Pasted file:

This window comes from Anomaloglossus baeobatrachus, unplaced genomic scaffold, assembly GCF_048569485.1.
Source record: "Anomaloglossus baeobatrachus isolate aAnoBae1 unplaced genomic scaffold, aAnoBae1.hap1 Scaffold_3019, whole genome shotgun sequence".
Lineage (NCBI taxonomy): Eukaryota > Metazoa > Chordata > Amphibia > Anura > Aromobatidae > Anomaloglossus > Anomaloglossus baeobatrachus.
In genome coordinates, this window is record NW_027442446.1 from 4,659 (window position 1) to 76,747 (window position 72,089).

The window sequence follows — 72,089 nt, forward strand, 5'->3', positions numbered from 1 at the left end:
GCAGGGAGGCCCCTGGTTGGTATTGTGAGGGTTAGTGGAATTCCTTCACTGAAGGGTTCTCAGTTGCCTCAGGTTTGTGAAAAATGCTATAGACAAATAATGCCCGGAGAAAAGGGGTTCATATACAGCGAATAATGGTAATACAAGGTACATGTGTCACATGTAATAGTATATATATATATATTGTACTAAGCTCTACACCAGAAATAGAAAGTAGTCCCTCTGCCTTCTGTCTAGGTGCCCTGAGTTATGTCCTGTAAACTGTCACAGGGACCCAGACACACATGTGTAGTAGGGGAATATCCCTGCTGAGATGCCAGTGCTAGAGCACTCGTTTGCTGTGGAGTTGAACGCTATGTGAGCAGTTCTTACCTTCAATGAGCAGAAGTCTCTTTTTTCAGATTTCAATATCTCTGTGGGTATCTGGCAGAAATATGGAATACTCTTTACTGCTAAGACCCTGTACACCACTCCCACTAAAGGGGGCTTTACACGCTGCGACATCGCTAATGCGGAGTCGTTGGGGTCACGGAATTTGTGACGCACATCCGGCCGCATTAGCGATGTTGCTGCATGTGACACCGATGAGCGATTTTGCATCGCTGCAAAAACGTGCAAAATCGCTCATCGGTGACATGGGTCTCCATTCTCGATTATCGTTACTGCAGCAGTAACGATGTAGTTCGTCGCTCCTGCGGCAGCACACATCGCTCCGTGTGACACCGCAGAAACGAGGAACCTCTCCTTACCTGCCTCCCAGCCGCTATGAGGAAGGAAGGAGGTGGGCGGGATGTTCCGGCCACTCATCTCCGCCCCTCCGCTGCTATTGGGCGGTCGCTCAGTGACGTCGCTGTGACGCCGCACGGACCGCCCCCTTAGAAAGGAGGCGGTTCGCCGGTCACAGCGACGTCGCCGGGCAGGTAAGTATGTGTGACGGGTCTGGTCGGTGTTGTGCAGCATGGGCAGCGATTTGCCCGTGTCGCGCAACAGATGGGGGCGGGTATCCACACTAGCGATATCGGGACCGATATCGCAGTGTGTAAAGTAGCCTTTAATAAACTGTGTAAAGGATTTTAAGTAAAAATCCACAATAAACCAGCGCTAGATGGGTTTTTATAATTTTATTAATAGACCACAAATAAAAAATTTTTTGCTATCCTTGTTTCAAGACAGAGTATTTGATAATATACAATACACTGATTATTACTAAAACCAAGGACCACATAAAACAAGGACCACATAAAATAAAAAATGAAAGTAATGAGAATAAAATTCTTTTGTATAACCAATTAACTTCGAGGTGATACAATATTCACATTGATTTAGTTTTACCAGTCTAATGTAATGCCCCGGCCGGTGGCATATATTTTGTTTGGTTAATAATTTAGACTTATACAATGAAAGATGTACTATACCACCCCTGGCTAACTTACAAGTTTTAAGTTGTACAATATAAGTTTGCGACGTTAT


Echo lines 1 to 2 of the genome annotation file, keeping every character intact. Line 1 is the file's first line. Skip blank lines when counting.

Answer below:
This window comes from Anomaloglossus baeobatrachus, unplaced genomic scaffold, assembly GCF_048569485.1.
Source record: "Anomaloglossus baeobatrachus isolate aAnoBae1 unplaced genomic scaffold, aAnoBae1.hap1 Scaffold_3019, whole genome shotgun sequence".